Bombs fall from the sky in the distance, lethal raindrops bringing death and destruction, my family's death and destruction. Only Bashira, my little sister, and I survived the smoke and fire that filled our small apartment. She coughs, and I hug her closer to my chest, protecting her delicacy and helplessness from the flames that have engulfed our village. I walk past a teddy bear, dirty from the dust and smoke, not daring to consider what might have happened to its owner. Nearing a small, grassy hill, I look back to see the sleek metal birds that have caused this wreckage flying away, leaving my home to crumble into ruin.
My eyes flutter open as the sun climbs above the horizon. Bashira lays next to me, breathing softly, our bodies pressed against the cold ground. She sleeps peacefully, oblivious to the cruelty that surrounds her. My sister awakens as I stand up, her young, brown eyes filled with innocence.
"Nura, where is Mama?" Bashira asks, longing for the comfort and safety of our mother. I turn away, for she cannot glimpse my tears.
"We will see her soon," I reply, my heart aching at such a lie. She pushes herself to her feet, and we begin to walk yet again.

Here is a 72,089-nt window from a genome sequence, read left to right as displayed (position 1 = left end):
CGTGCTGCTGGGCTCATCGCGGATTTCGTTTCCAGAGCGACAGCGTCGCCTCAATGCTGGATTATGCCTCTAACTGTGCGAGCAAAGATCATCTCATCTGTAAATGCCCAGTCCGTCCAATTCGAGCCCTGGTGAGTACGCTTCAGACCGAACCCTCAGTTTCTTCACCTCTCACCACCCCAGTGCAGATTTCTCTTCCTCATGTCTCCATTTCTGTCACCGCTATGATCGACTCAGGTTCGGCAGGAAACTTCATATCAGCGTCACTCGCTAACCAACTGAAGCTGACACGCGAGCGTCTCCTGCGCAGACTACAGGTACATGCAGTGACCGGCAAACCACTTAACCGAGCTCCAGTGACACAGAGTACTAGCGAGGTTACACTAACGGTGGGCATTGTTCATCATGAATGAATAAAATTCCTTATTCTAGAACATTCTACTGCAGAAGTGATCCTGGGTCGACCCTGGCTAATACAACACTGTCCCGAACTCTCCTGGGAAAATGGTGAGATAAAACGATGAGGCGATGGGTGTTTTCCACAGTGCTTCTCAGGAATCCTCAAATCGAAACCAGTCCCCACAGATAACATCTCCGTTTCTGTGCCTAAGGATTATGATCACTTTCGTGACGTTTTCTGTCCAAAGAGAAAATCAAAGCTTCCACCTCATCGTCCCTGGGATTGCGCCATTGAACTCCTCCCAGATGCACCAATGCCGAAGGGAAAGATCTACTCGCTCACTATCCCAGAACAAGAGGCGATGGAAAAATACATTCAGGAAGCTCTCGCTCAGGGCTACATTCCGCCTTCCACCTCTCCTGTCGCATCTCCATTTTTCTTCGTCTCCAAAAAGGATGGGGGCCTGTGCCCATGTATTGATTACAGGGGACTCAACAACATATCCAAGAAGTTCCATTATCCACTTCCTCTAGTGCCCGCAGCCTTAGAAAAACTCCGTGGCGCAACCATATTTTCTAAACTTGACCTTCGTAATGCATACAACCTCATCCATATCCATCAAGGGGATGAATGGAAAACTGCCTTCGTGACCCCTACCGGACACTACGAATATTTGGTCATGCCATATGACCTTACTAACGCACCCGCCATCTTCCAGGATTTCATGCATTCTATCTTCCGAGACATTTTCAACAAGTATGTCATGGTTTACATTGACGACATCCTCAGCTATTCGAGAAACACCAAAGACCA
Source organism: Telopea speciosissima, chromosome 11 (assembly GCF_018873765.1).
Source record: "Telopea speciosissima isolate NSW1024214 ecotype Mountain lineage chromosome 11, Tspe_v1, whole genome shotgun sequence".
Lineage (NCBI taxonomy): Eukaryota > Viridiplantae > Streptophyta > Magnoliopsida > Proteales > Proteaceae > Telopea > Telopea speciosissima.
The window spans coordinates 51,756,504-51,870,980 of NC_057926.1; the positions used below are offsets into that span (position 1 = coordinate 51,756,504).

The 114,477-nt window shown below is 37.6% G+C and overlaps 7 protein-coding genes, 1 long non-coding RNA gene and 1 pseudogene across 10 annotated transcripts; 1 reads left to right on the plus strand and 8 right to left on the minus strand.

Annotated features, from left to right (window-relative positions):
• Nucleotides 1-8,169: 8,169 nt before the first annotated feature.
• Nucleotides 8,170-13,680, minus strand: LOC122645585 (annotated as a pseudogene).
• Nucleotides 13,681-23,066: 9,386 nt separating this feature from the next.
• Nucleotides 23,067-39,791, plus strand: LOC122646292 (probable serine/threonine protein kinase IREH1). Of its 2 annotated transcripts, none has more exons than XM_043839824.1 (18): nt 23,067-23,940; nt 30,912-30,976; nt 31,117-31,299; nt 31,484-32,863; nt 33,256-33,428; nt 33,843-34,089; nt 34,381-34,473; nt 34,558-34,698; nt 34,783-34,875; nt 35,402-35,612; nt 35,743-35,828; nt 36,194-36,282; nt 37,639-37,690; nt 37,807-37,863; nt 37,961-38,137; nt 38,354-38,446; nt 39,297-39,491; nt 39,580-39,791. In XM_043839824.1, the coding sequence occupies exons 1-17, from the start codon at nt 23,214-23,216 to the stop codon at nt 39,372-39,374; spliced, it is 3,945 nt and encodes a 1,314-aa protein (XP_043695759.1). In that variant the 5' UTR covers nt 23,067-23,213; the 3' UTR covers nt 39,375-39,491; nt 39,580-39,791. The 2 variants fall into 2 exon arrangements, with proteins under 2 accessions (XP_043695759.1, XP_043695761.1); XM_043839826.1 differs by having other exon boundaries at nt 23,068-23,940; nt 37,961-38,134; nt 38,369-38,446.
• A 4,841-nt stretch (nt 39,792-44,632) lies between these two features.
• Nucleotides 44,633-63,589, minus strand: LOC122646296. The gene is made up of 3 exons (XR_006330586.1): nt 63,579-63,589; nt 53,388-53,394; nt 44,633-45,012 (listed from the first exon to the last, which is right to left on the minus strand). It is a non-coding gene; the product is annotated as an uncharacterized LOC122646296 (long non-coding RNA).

Syria Turkey Border
Thousands of people stream into the border gates of Turkey, a parade of refugees seeking peace. Bashira and I stand near a small oak tree, far away from the desperate and anguished faces of the procession. We are to stay close to the sapling until night falls, when Bashira and I will crawl under an opening in the boundary fence, entering Turkey. I lift my sister into the tree, sitting her on a branch, then sink into the soft earth beside it, drowsiness leading me into a dreamless sleep.
"Nura!" Bashira screams, interrupting the tranquility of my slumber. My eyes open to a warm rain pouring from the heavy storm clouds above. Shouting fills my ears, piercing the silent evening like a knife. Standing up, I process the desolate scene before me. Bombs fall from the starless sky, bringing death and destruction upon those beneath them. Sleek metal birds circle the border gates, preying on those who run. Smoke rises from burnt trees and smoldering grass. My sister jumps from the oak tree and into my arms, hugging me tightly. I cradle her, protecting her fragile innocence, sprinting away from the nightmare that has become our reality. Charred plants scratch at my shins as I race through them. Suddenly, my foot strikes a small rock, I plummet toward the soil, my heart lurches, and Bashira is flying through the air. Something small rapidly plunges through the stormy dusk sky, growing larger as it nears the ground. Bashira lays in the dirt, crying, as the bomb's scarlet glare shines upon her. A raindrop falls on my sister's tender face, reflecting the inhumanity of this world. I hear three beeps, and Bashira disappears, lost to the explosion's flames.
I stumble forward, falling to my knees as the last bird glides away. I begin to crawl under the chain fence, scraping my shoulders against the jagged pieces of steel. Reaching the other side of the border, I stagger further slightly, then drop to my hands. I curl up in the dead grass, and allow tears to stream down my face.